Reviews from the FRINGE: ONE LEFT HOUR, HER

by Lynn on July 13, 2018

in The Passionate Playgoer

Note: I’m never here for the Fringe because I’m always on ‘vacation’ in England. Except this year. I came back Wednesday, July 11 and am able to catch some shows.

One Left Hour (The Life and Work of Daniil Kharms)

At the Randolph Theatre, Bathurst St. one block south of Bloor, Toronto, Ont.

Created by Good Old Neon

The committed company of Good Old Neon set their performance beliefs for the audience in their program note:

“We are committed to an arts practice that privileges experimentation over consistency, presentation over representation, experience over storytelling. We decline to accept a model of theatre-making that reckons art in the same terms as consumer product: “good,” “bad,”  “boring,” “fun,” “popular,” “premium,” “quality,” Art can be some of these things, for some people, some of the time, but it is not of these things.

We understand this approach is not for everybody. We hope that it will be for you. But if not—that’s okay too.”

In One Left Hour they explore and question the work (poetry, compositions etc)  and ideas of Russian artist Daniil Kharms. By Kharms’ own admission he says his poetry will confound he audience. That does not seem to have compelled him to make it ‘easier’ to comprehend. (They offer a neat chronology of Kharms’ life and work.)

Good Old Neon challenges themselves by doing what seemingly is the impossible–to present Kharms’ poems without explaining them, but doing them in a way that shows the company’s rehearsal, exploration process.

One poem in particular illuminates Kharms’ iconoclastic ideas and self-deprecation: “Four Illustrations Of How A New Idea Dumfounds A Person Who Is Not Prepared For It” has several people: a writer, an artist, a composer…declare who they are and a response. For example: “WRITER: “I am a writer. READER: I think you are s__t!” Kharms provides the ideas of identity of both the artist and the person receiving the art. The replies are both pointed and sad at the same time.

Good Old Neon question everything; they challenge themselves and each other; they pass those ideas of challenge and question to the audience. I wouldn’t be surprised if they even scare themselves with this task. It’s that the best kind of theatre?  The result is bracing, sometimes confounding, but always provocative and engaging.

The company is presenting challenging fare and as always with Good Old Neon, it is well worth your time. Rather than being intimidating you will be welcomed into the theatre from the stage in an embracing way. The program also has a caring message as it says: “Go Vegan. Be Kind. Help a Stranger. Care.” I have trouble with the Go Vegan bit, but that’s just me.

They have performances: July 13 at 11:00 pm, July 14 at 5:15 pm.



At the Helen Gardiner Phelan Theatre, St. George St, Toronto, Ont.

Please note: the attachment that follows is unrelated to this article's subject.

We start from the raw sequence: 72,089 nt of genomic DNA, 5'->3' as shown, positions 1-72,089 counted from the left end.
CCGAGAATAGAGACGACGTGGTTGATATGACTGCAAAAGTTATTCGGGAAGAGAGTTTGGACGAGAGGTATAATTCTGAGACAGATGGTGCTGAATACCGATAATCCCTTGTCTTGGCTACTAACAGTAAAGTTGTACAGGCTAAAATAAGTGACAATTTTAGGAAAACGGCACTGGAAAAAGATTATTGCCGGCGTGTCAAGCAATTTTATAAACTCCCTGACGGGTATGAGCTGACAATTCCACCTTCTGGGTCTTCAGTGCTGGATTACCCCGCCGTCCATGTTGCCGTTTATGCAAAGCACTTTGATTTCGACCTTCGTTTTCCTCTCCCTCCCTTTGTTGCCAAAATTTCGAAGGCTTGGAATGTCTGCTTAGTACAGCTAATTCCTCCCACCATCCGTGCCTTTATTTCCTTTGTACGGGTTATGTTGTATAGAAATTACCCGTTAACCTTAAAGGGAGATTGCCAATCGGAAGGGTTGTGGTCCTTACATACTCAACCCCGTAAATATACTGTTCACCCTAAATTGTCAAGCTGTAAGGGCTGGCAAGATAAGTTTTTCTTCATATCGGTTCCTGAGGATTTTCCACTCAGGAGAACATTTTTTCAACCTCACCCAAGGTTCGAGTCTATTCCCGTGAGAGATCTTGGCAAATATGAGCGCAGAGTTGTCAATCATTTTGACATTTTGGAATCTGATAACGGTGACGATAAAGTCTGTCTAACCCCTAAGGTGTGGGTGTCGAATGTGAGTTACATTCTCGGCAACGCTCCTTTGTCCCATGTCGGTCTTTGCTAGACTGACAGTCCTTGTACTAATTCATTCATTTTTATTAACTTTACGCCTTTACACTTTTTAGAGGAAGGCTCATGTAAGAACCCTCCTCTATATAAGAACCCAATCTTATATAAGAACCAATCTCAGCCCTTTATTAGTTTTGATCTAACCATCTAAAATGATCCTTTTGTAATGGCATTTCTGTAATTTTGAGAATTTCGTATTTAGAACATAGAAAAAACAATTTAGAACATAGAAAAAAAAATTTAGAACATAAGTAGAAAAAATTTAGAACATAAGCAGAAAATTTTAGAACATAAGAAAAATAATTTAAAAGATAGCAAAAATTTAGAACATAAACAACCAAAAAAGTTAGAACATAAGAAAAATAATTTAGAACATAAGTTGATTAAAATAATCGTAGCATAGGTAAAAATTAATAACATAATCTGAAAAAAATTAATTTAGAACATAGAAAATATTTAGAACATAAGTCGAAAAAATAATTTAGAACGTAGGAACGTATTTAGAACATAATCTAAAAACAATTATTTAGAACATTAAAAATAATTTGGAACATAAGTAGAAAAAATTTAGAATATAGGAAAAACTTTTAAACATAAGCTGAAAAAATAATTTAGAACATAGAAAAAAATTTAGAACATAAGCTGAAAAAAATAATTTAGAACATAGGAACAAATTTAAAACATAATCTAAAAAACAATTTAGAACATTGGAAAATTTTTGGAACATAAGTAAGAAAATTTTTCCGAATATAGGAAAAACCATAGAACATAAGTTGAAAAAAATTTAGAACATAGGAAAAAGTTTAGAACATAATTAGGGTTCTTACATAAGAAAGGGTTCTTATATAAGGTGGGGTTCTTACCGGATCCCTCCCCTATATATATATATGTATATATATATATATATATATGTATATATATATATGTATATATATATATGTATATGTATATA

Written and performed by Deborah Shaw

Directed by David Agro

Music composed and recorded by Beverly Lewis

HER is a one woman show written and performed by Deborah Shaw and directed by David Agro.

Toronto, 1954. Ilsa is the HER of the story.  She is having her friend Helga to tea and she’s brought her great nephew Gunter who is visiting from Boston where he is in university studying history. There is easy banter between Ilsa and her old friend Helga. Gunter is another matter.

For years Ilsa had a secret about her past and she didn’t tell anyone. She lived in Germany during the war and was a successful baker.  But she has a secret she has been hiding and yet Gunter gets her to talk about it so easily. Slowly her secret is revealed. For me to tell you more would reveal spoilers. Suffice it to say Ilsa has not been as forthcoming with her past as she seems to be with Gunter.

While it is a one person play that does not mean that Deborah Shaw plays the other parts as well. She gets around this nicely and we are still able to tell who is saying what.  Ilsa addresses the other two imaginary characters and greets them as if they are in the room. We lean about their dialogue when Ilsa replies to their questions by either repeating the question before she answers it or she refers to it in her reply.

Deborah Shaw has written an intriguing play with a deeply hidden story.  Her dialogue is crisp, beguiling and draws you in. Shaw slowly reveals the deep secret of Ilsa’s family She assumes a slight German accent and an efficient manner.

Director David Agro has her setting the stage for the initial tea, with silver tea service and a three tier cake stand full of Ilsa’s baked goods.  He has Ilsa naturally navigating the stage which is her world.  There are no gratuitous movements for movement’s sake. Beverly Lewis has composed a score with indications a phone or doorbell is ringing.

There is a sense of efficiency about the whole enterprise, but I do have concerns. Without giving anything away, I found it odd that Ilsa would so easily tell Gunter, who she knows slightly, the deep secrets of her life, but not Helga her long time friend and Gunter’s great aunt.  There is an effort in David Agro’s program note to suggest that Gunter had one idea about Ilsa’s background but changes his stance when Ilsa tells her story. I don’t think that theory is supported by the dialogue. Gunter seems suspicious of Ilsa and it grows during the show.  Shaw has written about rumour and innuendo in the life of Ilsa and it continues as we get deeper into the play. Shaw has illuminated quite nicely the insidiousness of rumour and the damage it can do to a person.

Her is a strong piece of writing, indicating a firm hand on how to tell a story. The play needs another pass to solve some logistical problems and to flesh out Ilsa’s story.

Her plays at the Helen Gardiner Phelan Playhouse Friday, July 13 at 7:30 pm and July 15 at noon.

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